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Ian Gittins
December 2016.
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Is the Nativity really just a fairy story?
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Only two Gospels actually have the Nativity story: Matthew and Luke. John starts right at the beginning of time – "In the beginning was the Word" – and in Mark, Jesus first appears as an adult, being baptized. Those early Christian writers all locate the start of Jesus’s life in different ways. 

A Christian doesn’t have to be committed to a literal view of the birth narrative stories. The version that we have now at carol services and you see in schools is really a combination of the accounts in Matthew and Luke and various traditional elements. That’s how we came by the Nativity scene that we are all so familiar with. 

"The version that we have now at carol services and you see in schools is really a combination of the accounts in Matthew and Luke and various traditional elements."

I think the Nativity is a literary attempt to depict the uniqueness of Jesus. The important thing is the fact that God comes down to Earth and embraces the human condition – and does it not with the rich and powerful but with ordinary, poor people. God is right with us, which is unique amongst religions. In most religions, God is distant from us. 

Occasionally churchmen have expressed doubts whether the Nativity actually happened. In 1963 the Bishop of Woolwich, John Robinson, did so in a book called Honest to God, which generated a stir. Then in the 1980s, David Jenkins, who was the Bishop of Durham, said that he doubted the virgin birth had happened. It caused quite a media backlash –as it still would if a bishop said it today. I’m certainly not going to say it now!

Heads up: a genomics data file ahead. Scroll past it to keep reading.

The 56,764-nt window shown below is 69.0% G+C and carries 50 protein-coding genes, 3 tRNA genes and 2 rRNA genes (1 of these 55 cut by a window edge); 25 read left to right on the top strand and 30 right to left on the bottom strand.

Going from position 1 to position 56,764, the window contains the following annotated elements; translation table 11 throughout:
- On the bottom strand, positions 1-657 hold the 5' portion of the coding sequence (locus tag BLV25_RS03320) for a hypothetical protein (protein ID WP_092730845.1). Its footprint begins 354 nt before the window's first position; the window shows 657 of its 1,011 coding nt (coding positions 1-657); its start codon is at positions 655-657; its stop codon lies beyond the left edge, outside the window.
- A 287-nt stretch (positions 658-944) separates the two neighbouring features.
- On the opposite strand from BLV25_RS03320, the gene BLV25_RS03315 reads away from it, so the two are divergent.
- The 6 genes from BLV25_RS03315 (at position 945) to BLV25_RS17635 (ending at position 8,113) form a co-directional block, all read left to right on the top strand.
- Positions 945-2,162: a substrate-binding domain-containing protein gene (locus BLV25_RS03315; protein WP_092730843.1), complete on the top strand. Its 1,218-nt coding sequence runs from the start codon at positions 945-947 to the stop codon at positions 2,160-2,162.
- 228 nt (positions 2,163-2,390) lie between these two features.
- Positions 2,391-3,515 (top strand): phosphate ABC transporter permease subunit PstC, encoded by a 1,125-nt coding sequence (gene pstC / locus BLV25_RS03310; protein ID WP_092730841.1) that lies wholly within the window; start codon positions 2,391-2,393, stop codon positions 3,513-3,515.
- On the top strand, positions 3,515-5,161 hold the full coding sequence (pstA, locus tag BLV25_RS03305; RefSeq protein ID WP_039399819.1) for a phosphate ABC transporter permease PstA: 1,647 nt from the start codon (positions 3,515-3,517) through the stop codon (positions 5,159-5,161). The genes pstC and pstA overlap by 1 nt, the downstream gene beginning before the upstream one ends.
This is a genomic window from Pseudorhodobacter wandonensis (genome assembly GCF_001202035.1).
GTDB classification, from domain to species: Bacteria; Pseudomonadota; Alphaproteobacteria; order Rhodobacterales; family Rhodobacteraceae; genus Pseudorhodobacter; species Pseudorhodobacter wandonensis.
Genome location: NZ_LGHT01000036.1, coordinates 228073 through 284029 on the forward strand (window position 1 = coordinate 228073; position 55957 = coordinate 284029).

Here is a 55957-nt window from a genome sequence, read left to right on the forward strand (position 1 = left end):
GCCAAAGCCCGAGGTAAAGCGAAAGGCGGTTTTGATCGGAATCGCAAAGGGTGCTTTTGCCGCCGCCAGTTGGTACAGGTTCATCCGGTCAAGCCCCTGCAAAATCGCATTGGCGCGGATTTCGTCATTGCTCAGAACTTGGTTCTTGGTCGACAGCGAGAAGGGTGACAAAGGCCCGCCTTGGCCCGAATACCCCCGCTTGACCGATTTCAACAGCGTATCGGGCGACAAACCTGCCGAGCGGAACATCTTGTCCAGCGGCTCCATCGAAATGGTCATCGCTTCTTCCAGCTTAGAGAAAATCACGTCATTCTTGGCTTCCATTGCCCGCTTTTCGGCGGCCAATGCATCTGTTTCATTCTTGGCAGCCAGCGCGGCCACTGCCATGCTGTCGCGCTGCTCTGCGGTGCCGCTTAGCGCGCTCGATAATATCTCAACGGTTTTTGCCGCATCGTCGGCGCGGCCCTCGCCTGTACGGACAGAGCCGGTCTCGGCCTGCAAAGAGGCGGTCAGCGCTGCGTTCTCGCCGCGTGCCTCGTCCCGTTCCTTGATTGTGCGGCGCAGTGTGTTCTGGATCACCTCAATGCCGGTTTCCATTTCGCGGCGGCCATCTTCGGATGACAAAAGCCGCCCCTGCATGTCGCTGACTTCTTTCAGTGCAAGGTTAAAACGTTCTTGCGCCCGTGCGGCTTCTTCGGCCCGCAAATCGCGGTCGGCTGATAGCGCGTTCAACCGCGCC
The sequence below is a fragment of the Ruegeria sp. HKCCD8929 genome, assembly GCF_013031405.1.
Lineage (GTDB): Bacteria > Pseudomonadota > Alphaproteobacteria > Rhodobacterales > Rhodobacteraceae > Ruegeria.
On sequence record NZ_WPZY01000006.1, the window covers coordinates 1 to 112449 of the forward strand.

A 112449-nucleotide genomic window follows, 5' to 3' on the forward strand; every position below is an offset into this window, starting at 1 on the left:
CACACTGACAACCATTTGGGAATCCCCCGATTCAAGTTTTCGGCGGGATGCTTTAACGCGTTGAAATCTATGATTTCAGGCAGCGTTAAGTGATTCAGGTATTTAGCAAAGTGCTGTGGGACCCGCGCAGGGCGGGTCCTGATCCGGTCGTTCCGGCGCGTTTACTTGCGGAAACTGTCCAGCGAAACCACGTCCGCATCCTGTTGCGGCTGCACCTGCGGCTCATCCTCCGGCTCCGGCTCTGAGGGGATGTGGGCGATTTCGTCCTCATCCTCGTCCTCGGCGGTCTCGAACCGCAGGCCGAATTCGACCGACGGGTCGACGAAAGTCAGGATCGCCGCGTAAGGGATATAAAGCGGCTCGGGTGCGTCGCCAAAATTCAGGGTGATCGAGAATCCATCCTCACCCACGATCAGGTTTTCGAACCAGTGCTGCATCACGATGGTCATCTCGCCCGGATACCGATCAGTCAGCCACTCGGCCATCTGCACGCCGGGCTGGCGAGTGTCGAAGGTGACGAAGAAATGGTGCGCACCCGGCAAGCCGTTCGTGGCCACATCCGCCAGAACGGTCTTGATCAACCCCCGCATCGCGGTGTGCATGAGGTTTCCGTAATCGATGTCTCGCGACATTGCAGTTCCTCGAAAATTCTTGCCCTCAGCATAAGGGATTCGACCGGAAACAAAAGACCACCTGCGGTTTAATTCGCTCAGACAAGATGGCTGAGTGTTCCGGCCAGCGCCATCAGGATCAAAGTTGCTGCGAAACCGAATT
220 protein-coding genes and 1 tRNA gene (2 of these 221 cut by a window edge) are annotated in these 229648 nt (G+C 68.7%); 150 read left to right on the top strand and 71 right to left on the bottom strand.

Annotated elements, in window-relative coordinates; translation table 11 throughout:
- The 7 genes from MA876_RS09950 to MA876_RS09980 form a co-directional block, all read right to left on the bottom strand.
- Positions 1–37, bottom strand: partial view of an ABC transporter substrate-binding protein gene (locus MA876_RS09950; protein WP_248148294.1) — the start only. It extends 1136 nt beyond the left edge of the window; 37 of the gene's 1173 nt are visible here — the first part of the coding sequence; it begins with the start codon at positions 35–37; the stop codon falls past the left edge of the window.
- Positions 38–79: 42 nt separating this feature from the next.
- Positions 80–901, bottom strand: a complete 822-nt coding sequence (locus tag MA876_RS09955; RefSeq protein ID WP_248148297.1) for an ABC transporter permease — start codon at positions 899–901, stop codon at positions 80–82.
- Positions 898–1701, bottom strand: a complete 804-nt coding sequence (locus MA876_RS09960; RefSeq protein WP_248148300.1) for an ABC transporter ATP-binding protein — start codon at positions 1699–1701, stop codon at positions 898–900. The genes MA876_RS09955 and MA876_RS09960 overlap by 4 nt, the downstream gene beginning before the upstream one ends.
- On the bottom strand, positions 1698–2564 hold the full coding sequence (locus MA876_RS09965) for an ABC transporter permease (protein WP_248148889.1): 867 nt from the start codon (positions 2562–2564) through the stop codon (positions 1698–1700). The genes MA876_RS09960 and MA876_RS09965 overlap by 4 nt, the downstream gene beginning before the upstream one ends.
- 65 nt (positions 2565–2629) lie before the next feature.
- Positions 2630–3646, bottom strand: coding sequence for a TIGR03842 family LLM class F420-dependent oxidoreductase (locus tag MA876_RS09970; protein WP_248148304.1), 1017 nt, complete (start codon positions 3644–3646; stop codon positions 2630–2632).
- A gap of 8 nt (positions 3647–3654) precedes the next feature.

There are obviously Christians in the popular devotion who take the Nativity story entirely literally. Matthew and Luke were certainly at pains to locate the story historically and place it right after the census. One reason that evangelical churches are doing so well at the moment is that they offer believers certainty – this is the truth, this is what happened, the virgin birth is a fact. 

The Nativity can read like a fairy story because of some of the elements within it, such as the Three Wise Men bearing gifts. In actual fact, the New Testament just says there were wise men, bearing three gifts, which is less specific. And the gifts are symbolic – gold for a king, incense for a deity – and tell us in a coded way who the writer thinks Jesus is. 

"The Nativity can read like a fairy story because of some of the elements within it, such as the Three Wise Men bearing gifts. In actual fact, the New Testament just says there were wise men, bearing three gifts, which is less specific."

That’s what the Nativity is – writers in the early Church trying to express who Jesus is, in a language that they could understand and their readers could understand. It says that Jesus was born, and that is the only narrative that counts. 

At the end of the day, who is to say that the Nativity didn’t happen? Who is to say that Mary and Joseph weren’t travelling from Nazareth to Bethlehem because of the census? The Nativity is like a lot of legends – there is often a kernel of historical truth at the heart of them. 

If I were preaching on Christmas Day, I would talk about the Nativity in terms of God’s gift of himself to us. I would also draw attention to the fact that a couple of days after Jesus was born he became a refugee. Mostly I would emphasise the point of the story: that the Nativity identifies Jesus as the Son of God, coming into the world as a human being. It is God amongst us– and if we want to find God in the world today, that is where we need to look.